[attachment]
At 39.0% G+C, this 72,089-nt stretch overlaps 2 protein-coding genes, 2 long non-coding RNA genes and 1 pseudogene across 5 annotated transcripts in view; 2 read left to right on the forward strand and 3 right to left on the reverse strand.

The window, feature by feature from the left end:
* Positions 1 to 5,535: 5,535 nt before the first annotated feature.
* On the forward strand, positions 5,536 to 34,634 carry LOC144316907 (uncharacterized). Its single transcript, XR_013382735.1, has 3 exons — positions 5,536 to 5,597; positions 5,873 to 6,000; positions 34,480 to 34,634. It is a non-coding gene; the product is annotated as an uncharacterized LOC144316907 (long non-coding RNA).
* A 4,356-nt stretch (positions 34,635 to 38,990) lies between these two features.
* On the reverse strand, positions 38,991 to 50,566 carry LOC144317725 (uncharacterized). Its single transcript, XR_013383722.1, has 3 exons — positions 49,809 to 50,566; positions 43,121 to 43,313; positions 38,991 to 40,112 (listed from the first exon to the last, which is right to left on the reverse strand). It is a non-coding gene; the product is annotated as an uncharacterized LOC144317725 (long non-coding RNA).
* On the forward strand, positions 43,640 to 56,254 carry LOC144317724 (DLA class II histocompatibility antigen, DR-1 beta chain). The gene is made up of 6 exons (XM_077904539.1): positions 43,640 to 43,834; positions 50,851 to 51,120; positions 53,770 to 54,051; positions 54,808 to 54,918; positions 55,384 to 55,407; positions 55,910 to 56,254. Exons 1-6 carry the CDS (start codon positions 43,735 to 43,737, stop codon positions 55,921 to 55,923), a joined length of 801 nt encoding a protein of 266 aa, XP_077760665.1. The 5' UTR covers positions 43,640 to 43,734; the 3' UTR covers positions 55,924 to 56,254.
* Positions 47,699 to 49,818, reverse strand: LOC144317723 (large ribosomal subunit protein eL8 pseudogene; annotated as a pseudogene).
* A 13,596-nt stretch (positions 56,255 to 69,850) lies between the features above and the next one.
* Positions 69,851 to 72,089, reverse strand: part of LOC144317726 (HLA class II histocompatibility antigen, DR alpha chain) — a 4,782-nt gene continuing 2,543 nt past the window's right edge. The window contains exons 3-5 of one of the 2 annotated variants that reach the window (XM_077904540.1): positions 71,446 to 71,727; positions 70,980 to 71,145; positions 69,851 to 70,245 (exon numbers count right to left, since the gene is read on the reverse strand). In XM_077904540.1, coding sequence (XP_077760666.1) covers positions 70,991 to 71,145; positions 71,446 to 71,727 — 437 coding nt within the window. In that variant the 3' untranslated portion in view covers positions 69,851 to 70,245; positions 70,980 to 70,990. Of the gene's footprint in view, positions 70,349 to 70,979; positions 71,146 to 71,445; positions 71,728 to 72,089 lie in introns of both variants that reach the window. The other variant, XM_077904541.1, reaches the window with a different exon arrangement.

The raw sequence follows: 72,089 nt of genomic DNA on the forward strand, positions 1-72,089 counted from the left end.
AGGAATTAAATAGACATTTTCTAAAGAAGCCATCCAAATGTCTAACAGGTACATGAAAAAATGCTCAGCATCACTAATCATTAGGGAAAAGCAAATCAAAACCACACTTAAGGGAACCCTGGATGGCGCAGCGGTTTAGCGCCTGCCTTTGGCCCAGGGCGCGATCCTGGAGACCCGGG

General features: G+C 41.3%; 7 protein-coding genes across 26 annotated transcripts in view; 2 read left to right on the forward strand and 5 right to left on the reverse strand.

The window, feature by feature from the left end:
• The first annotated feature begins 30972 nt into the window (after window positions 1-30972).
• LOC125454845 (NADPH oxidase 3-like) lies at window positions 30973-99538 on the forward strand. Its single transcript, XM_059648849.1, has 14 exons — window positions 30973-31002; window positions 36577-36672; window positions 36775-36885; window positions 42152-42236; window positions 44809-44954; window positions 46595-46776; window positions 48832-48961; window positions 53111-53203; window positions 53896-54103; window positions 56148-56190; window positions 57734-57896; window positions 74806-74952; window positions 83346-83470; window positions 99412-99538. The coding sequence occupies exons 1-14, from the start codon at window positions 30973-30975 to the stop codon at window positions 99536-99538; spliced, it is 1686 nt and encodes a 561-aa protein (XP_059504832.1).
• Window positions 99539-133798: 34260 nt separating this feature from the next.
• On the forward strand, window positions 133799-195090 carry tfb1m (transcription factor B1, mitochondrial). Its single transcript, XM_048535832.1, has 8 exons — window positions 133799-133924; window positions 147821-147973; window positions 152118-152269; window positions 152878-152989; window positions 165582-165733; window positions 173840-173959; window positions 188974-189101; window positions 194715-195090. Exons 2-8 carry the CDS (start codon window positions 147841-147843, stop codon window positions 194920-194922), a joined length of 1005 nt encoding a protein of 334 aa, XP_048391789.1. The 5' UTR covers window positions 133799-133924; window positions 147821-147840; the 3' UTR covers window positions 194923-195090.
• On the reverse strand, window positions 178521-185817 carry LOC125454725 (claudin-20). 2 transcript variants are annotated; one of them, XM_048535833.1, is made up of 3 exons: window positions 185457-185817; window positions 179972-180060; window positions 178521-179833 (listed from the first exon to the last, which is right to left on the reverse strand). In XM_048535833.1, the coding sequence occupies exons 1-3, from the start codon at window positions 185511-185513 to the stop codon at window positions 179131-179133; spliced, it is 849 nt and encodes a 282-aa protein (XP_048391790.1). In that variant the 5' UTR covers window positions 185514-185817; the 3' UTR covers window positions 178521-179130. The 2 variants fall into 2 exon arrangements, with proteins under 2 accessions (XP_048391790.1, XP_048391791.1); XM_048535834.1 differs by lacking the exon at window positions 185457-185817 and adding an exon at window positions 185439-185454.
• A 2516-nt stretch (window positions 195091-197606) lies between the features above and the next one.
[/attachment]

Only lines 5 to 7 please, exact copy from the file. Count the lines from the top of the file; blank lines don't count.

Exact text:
* A 4,356-nt stretch (positions 34,635 to 38,990) lies between these two features.
* On the reverse strand, positions 38,991 to 50,566 carry LOC144317725 (uncharacterized). Its single transcript, XR_013383722.1, has 3 exons — positions 49,809 to 50,566; positions 43,121 to 43,313; positions 38,991 to 40,112 (listed from the first exon to the last, which is right to left on the reverse strand). It is a non-coding gene; the product is annotated as an uncharacterized LOC144317725 (long non-coding RNA).
* On the forward strand, positions 43,640 to 56,254 carry LOC144317724 (DLA class II histocompatibility antigen, DR-1 beta chain). The gene is made up of 6 exons (XM_077904539.1): positions 43,640 to 43,834; positions 50,851 to 51,120; positions 53,770 to 54,051; positions 54,808 to 54,918; positions 55,384 to 55,407; positions 55,910 to 56,254. Exons 1-6 carry the CDS (start codon positions 43,735 to 43,737, stop codon positions 55,921 to 55,923), a joined length of 801 nt encoding a protein of 266 aa, XP_077760665.1. The 5' UTR covers positions 43,640 to 43,734; the 3' UTR covers positions 55,924 to 56,254.